• Connie Gray says:

      Also, in context, it seems more like Whitt is saying that a paternity leave for MLB players is kind of ridiculous, and I’d have to agree. With what they’re getting paid to be present for the games, which again, is the job that they’ve worked so hard to get in the first place, it would make sense for them to be present at the games. BUT, if they want to miss a game to see the birth of their child, that should be their choice, knowing what’s at stake. They shouldn’t have a separate leave policy just for paternity, because most professions don’t. Because it’s really not completely necessary. Only about *16% of employers even offer maternity leave. Why should MLB players get the luxury of something that most potential MOTHERS aren’t even offered?


      • Connie Gray says:

        Also, I think it’s hilarious that Grimes gets all huffy about childbirth and even tries to discredit Whitt for being childless and single, when she personally proclaims that she doesn’t even want kids.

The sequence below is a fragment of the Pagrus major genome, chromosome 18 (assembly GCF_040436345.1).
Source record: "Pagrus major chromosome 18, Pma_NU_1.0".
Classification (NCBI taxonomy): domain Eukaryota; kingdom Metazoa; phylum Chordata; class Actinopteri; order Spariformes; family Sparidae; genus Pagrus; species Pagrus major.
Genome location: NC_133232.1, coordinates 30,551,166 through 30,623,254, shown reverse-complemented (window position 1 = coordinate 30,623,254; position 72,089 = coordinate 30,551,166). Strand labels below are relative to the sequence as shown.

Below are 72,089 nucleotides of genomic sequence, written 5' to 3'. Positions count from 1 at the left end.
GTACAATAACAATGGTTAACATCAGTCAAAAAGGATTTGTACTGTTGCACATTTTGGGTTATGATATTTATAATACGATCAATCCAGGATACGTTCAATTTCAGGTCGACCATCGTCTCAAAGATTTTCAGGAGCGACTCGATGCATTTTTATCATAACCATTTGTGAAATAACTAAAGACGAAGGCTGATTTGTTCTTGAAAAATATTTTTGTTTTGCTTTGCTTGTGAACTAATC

“Part of the problem is that I don’t ever intend to become a mother.”
        She says this, I’d like to note, right before she gets REALLY sexist by saying that what she automatically associates with the word “wife” is “a long-suffering Alice Kramden or permanently put-upon June Cleaver”.
        But ignoring the blatant hypocrisy in that, I’d like to know what right she has to judge someone for their opinions about childbirth, namely someone that has helped raise a child, when she herself has never, nor has any intentions of ever going through that?